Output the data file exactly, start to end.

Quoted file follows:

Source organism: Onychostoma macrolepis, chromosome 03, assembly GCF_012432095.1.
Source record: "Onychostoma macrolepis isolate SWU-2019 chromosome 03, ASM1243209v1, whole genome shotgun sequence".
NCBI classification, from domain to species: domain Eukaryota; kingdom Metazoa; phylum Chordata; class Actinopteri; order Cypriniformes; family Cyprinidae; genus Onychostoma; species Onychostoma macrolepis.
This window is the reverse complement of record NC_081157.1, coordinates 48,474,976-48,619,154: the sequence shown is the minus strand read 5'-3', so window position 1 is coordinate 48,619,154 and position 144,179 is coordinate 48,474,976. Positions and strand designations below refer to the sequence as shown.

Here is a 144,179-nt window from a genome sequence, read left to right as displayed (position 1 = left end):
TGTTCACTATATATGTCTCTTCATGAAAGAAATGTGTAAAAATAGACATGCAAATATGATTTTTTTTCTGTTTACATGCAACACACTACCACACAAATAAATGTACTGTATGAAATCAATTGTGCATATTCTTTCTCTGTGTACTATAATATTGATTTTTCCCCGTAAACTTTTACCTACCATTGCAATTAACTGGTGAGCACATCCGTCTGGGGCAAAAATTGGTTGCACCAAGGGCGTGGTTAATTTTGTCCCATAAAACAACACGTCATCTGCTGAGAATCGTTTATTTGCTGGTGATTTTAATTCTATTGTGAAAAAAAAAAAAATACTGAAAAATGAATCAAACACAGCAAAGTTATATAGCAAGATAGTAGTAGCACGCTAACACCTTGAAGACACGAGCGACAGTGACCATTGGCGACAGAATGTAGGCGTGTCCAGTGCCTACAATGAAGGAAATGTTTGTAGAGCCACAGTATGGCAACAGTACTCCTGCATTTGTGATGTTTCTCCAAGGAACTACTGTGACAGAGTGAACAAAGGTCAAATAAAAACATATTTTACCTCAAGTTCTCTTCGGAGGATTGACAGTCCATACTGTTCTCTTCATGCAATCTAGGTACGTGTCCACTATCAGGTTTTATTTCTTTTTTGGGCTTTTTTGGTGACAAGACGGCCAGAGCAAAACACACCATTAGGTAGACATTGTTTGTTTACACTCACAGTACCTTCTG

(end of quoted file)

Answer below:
Source organism: Onychostoma macrolepis, chromosome 03, assembly GCF_012432095.1.
Source record: "Onychostoma macrolepis isolate SWU-2019 chromosome 03, ASM1243209v1, whole genome shotgun sequence".
NCBI classification, from domain to species: domain Eukaryota; kingdom Metazoa; phylum Chordata; class Actinopteri; order Cypriniformes; family Cyprinidae; genus Onychostoma; species Onychostoma macrolepis.
This window is the reverse complement of record NC_081157.1, coordinates 48,474,976-48,619,154: the sequence shown is the minus strand read 5'-3', so window position 1 is coordinate 48,619,154 and position 144,179 is coordinate 48,474,976. Positions and strand designations below refer to the sequence as shown.

Here is a 144,179-nt window from a genome sequence, read left to right as displayed (position 1 = left end):
TGTTCACTATATATGTCTCTTCATGAAAGAAATGTGTAAAAATAGACATGCAAATATGATTTTTTTTCTGTTTACATGCAACACACTACCACACAAATAAATGTACTGTATGAAATCAATTGTGCATATTCTTTCTCTGTGTACTATAATATTGATTTTTCCCCGTAAACTTTTACCTACCATTGCAATTAACTGGTGAGCACATCCGTCTGGGGCAAAAATTGGTTGCACCAAGGGCGTGGTTAATTTTGTCCCATAAAACAACACGTCATCTGCTGAGAATCGTTTATTTGCTGGTGATTTTAATTCTATTGTGAAAAAAAAAAAAATACTGAAAAATGAATCAAACACAGCAAAGTTATATAGCAAGATAGTAGTAGCACGCTAACACCTTGAAGACACGAGCGACAGTGACCATTGGCGACAGAATGTAGGCGTGTCCAGTGCCTACAATGAAGGAAATGTTTGTAGAGCCACAGTATGGCAACAGTACTCCTGCATTTGTGATGTTTCTCCAAGGAACTACTGTGACAGAGTGAACAAAGGTCAAATAAAAACATATTTTACCTCAAGTTCTCTTCGGAGGATTGACAGTCCATACTGTTCTCTTCATGCAATCTAGGTACGTGTCCACTATCAGGTTTTATTTCTTTTTTGGGCTTTTTTGGTGACAAGACGGCCAGAGCAAAACACACCATTAGGTAGACATTGTTTGTTTACACTCACAGTACCTTCTG